Disturbing new text messages between FBI agents have chilling implications for the future of our democracy — and they could lead to former President Barack Obama being brought up on criminal charges.
Critics have long suspected that Obama was illegally meddling in the investigation of former Secretary of State Hillary Clinton’s email probe. It was an accusation dismissed as a conspiracy theory by the mainstream media.
Now there’s undeniable proof.
On Sep. 2, 2016, FBI lawyer Lisa Page texted Peter Strzok about prepping former FBI Directory James Comey and told him that “potus wants to know everything we’re doing.” POTUS is a common acronym for “President of the United States.”
“According to a newly released Senate report, this text raises questions about Obama’s personal involvement in the Clinton email investigation,” Fox News reported. If it links Obama to direct meddling in a criminal investigation for political purposes — something that has been openly suspected by multiple sources — it could lead to his arrest.
That’s just the tip of the iceberg. The day Comey defended his decisions not to move forward in the Hillary email probe, the two FBI officials traded texts gushing over Comey — and mocking American voters inability to stop him.
Congress, wrote Page in one text, is “utterly worthless.” ″Less than worthless,” replied Strzok, who was actively involved in email investigation. “Utterly contemptible.”
The officials’ assessment of Comey, facing hours of questions about his decision not to seek charges against Clinton for her use of a private email server, was unmistakably flattering.
“God he is SO good,” Strzok said. “I know,” Page responded. “Brilliant public speaker. And brilliant distillation of fact.”
That exchange is included among 384 pages of text messages between Page and Strzok provided by the Justice Department to Congress. The texts, part of an inspector general investigation into the handling of the Clinton email probe, are most notable for derogatory messages about President Donald Trump — the discovery of which led to Strzok’s reassignment from special counsel Robert Mueller’s team.
The texts proved an explosive development when revealed in December, giving rise to Republican allegations of bias in the FBI and the Justice Department and leading Trump to make an extraordinary allegation of “treason” against Strzok.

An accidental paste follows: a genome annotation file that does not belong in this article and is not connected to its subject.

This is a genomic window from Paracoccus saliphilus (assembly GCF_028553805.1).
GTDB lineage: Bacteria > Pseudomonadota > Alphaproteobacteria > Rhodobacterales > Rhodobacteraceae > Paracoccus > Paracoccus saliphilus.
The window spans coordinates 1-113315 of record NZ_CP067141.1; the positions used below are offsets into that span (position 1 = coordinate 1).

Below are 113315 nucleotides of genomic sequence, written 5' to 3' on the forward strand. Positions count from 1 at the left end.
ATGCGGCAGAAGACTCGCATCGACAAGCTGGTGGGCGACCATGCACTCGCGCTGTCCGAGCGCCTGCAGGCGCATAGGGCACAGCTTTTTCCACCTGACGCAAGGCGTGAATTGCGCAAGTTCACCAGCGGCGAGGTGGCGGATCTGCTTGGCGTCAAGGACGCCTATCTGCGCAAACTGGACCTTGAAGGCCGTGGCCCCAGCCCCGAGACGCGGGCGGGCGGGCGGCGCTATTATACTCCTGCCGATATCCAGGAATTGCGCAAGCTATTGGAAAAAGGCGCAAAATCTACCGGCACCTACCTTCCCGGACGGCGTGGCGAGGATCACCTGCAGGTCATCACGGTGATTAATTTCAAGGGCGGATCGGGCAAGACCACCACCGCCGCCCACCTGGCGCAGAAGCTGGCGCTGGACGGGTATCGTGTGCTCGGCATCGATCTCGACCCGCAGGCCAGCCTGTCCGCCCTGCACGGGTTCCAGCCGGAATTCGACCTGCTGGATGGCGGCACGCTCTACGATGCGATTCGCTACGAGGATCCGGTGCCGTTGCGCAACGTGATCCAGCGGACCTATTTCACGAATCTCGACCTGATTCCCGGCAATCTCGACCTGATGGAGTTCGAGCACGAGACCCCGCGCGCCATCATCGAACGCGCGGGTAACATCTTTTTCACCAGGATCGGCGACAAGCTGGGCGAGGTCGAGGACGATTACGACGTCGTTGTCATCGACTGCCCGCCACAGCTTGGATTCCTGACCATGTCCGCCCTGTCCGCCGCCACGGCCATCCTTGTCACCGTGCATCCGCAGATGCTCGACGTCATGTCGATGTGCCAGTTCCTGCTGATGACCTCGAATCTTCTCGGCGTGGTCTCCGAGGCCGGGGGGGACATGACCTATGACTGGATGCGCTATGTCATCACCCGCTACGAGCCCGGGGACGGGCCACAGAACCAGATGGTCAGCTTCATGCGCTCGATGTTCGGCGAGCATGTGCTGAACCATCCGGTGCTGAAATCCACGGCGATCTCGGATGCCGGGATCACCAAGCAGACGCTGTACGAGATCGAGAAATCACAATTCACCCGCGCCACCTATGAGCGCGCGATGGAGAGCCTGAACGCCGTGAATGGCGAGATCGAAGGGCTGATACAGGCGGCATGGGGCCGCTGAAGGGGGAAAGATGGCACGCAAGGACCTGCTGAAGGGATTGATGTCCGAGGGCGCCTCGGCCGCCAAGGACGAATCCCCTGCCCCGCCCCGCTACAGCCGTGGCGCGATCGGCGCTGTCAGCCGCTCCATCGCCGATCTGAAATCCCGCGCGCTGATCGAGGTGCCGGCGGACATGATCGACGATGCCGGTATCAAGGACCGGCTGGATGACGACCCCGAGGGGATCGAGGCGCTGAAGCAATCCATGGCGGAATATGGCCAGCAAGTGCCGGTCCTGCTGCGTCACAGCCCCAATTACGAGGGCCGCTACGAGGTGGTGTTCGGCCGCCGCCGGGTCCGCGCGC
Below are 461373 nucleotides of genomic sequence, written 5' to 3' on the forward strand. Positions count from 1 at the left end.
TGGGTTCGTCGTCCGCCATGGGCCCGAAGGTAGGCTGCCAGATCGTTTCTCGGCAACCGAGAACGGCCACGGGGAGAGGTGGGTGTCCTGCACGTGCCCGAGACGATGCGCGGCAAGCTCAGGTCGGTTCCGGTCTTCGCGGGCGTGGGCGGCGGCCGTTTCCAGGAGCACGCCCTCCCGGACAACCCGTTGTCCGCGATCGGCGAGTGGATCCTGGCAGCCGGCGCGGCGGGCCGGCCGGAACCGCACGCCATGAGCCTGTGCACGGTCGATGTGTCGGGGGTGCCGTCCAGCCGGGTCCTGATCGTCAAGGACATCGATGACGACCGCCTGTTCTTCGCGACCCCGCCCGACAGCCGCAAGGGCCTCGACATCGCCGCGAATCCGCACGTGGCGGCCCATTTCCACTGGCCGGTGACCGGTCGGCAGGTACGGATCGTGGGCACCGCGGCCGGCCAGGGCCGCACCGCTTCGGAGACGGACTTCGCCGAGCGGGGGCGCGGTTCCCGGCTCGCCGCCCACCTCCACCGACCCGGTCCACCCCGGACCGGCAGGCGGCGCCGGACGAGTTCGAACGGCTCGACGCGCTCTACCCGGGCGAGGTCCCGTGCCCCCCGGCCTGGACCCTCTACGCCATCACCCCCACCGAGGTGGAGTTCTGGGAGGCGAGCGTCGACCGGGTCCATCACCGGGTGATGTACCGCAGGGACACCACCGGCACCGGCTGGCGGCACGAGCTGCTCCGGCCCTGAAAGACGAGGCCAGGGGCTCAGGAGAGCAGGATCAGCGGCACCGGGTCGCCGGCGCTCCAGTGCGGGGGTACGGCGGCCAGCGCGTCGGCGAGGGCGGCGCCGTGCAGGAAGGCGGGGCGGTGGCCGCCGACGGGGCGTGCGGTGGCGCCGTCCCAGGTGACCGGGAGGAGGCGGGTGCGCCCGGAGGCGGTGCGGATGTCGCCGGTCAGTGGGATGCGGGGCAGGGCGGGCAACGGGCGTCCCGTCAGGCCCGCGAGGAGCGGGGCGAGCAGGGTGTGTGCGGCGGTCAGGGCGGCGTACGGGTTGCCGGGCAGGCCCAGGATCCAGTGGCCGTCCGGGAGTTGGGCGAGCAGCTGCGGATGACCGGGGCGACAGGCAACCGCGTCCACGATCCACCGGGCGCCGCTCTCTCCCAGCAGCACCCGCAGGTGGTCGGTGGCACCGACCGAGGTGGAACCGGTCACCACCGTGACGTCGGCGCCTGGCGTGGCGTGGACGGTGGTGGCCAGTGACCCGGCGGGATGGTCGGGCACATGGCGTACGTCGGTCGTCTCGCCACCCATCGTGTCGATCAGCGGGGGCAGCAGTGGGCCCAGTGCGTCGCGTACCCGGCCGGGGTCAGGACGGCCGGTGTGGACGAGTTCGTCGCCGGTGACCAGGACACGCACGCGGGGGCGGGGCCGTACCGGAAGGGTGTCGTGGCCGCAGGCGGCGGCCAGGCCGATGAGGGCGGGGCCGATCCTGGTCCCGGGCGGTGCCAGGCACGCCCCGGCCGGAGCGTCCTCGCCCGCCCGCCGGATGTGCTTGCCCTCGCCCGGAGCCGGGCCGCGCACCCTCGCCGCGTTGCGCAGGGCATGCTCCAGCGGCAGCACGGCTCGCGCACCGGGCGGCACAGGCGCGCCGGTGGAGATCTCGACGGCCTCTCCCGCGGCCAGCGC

There’s no question both Strzok and Page were stridently opposed to Trump’s candidacy and the prospect of a Trump administration, using words like “idiot,” ″loathsome,” ″menace” and “disaster” to describe him. In one text four days before the election, Page told Strzok that the “American presidential election, and thus, the state of the world, actually hangs in the balance.”
They frequently texted each other news stories about Russian election meddling, denigrated Trump associate Roger Stone and, in one profanity-laced message, Strzok cursed out the “cheating [expletive] Russians.”
Other texts show how deep their hatred of Trump went. Page wrote, “OMG THIS IS F***ING TERRIFYING” on Election Day 2016, to which Strzok replied, “Omg, I am so depressed.”
A few days later, Page may have hinted at an impeachment plot. She wrote, “I bought all the president’s men. Figure I need to brush up on watergate.”
The next day, Nov. 14, 2016, Page texted, “God, being here makes me angry. Lots of high fallutin’ national security talk. Meanwhile we have OUR task ahead of us.”
According to Fox News, “Page’s meaning here is unclear, but Senate investigators say, coupled with Strzok’s Aug. 15 text about an ‘insurance policy,’ further investigation is warranted to find out what actions the two may have taken.”
And the shocking texts, which encompass a two-year period beginning around the start of the Clinton email investigation in 2015, cover far more ground than Trump.
They underscore how the Clinton inquiry, well before the launch of the investigation into the Trump campaign and Russia, caused anxiety and tension within the FBI and Justice Department as witness interviews, strategic decisions and even public statements were picked apart internally and in the news media in the months preceding the election.
Strzok was distressed, for instance, that former President Bill Clinton was caught having a private meeting with Attorney General Loretta Lynch aboard her plane in the investigation’s final stages. Lynch subsequently announced that she would accept the FBI’s recommendations, setting the stage for Comey’s announcement that the FBI would not seek charges.
The texts also make clear that FBI leadership knew weeks before Comey alerted Congress that a trove of emails relevant to the Clinton investigation had been found on a laptop belonging to former Rep. Anthony Weiner.
It remains unexplained why Comey waited a month before revealing the discovery of new emails and before obtaining a warrant to scour them.
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On Sept. 28, 2016, one month before the news became public, Strzok told Page that he’d been summoned to the deputy director’s office because “hundreds of thousands of emails” had been turned over by Weiner’s attorney to prosecutors as part of a sexting investigation, with a “ton of material” believed to be from Weiner’s wife.
“This,” Strzok wrote, “will never end.”
Strzok was wrong, though… thanks to his own words, it could end with Obama and Hillary both in handcuffs.
The Associated Press contributed to this article